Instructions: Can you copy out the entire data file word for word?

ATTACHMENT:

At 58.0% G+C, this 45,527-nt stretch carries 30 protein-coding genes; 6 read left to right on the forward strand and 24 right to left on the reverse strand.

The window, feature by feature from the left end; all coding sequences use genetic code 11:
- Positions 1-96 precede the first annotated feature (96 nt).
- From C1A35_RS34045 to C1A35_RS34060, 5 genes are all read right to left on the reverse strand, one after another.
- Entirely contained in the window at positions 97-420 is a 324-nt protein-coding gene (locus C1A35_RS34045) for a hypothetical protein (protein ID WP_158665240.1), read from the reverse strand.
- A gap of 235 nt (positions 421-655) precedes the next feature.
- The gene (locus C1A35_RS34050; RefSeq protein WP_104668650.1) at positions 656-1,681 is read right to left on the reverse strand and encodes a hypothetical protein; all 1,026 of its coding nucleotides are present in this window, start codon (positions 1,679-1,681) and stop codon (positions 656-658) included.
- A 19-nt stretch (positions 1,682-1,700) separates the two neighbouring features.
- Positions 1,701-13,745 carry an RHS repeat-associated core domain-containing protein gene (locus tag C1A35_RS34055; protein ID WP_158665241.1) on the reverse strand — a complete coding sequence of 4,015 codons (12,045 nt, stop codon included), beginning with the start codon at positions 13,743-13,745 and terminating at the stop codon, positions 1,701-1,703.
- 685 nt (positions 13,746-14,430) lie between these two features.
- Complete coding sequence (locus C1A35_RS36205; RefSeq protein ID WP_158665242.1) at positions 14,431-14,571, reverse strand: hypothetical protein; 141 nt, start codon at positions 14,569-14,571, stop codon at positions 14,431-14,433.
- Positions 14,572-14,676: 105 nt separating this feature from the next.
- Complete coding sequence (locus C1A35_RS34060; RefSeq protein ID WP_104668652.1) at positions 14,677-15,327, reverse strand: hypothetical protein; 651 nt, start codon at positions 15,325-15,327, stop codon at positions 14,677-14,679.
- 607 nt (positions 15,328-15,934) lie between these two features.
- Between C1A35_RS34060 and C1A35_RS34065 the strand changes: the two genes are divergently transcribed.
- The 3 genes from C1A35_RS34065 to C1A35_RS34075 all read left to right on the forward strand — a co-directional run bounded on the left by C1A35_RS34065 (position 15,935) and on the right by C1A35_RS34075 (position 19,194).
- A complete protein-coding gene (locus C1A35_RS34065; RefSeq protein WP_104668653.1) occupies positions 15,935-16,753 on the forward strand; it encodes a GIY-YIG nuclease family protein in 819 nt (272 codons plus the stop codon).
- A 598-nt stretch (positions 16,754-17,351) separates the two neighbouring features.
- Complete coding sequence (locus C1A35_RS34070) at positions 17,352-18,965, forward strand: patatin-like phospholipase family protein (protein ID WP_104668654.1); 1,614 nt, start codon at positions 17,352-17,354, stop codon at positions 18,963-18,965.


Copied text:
At 58.0% G+C, this 45,527-nt stretch carries 30 protein-coding genes; 6 read left to right on the forward strand and 24 right to left on the reverse strand.

The window, feature by feature from the left end; all coding sequences use genetic code 11:
- Positions 1-96 precede the first annotated feature (96 nt).
- From C1A35_RS34045 to C1A35_RS34060, 5 genes are all read right to left on the reverse strand, one after another.
- Entirely contained in the window at positions 97-420 is a 324-nt protein-coding gene (locus C1A35_RS34045) for a hypothetical protein (protein ID WP_158665240.1), read from the reverse strand.
- A gap of 235 nt (positions 421-655) precedes the next feature.
- The gene (locus C1A35_RS34050; RefSeq protein WP_104668650.1) at positions 656-1,681 is read right to left on the reverse strand and encodes a hypothetical protein; all 1,026 of its coding nucleotides are present in this window, start codon (positions 1,679-1,681) and stop codon (positions 656-658) included.
- A 19-nt stretch (positions 1,682-1,700) separates the two neighbouring features.
- Positions 1,701-13,745 carry an RHS repeat-associated core domain-containing protein gene (locus tag C1A35_RS34055; protein ID WP_158665241.1) on the reverse strand — a complete coding sequence of 4,015 codons (12,045 nt, stop codon included), beginning with the start codon at positions 13,743-13,745 and terminating at the stop codon, positions 1,701-1,703.
- 685 nt (positions 13,746-14,430) lie between these two features.
- Complete coding sequence (locus C1A35_RS36205; RefSeq protein ID WP_158665242.1) at positions 14,431-14,571, reverse strand: hypothetical protein; 141 nt, start codon at positions 14,569-14,571, stop codon at positions 14,431-14,433.
- Positions 14,572-14,676: 105 nt separating this feature from the next.
- Complete coding sequence (locus C1A35_RS34060; RefSeq protein ID WP_104668652.1) at positions 14,677-15,327, reverse strand: hypothetical protein; 651 nt, start codon at positions 15,325-15,327, stop codon at positions 14,677-14,679.
- 607 nt (positions 15,328-15,934) lie between these two features.
- Between C1A35_RS34060 and C1A35_RS34065 the strand changes: the two genes are divergently transcribed.
- The 3 genes from C1A35_RS34065 to C1A35_RS34075 all read left to right on the forward strand — a co-directional run bounded on the left by C1A35_RS34065 (position 15,935) and on the right by C1A35_RS34075 (position 19,194).
- A complete protein-coding gene (locus C1A35_RS34065; RefSeq protein WP_104668653.1) occupies positions 15,935-16,753 on the forward strand; it encodes a GIY-YIG nuclease family protein in 819 nt (272 codons plus the stop codon).
- A 598-nt stretch (positions 16,754-17,351) separates the two neighbouring features.
- Complete coding sequence (locus C1A35_RS34070) at positions 17,352-18,965, forward strand: patatin-like phospholipase family protein (protein ID WP_104668654.1); 1,614 nt, start codon at positions 17,352-17,354, stop codon at positions 18,963-18,965.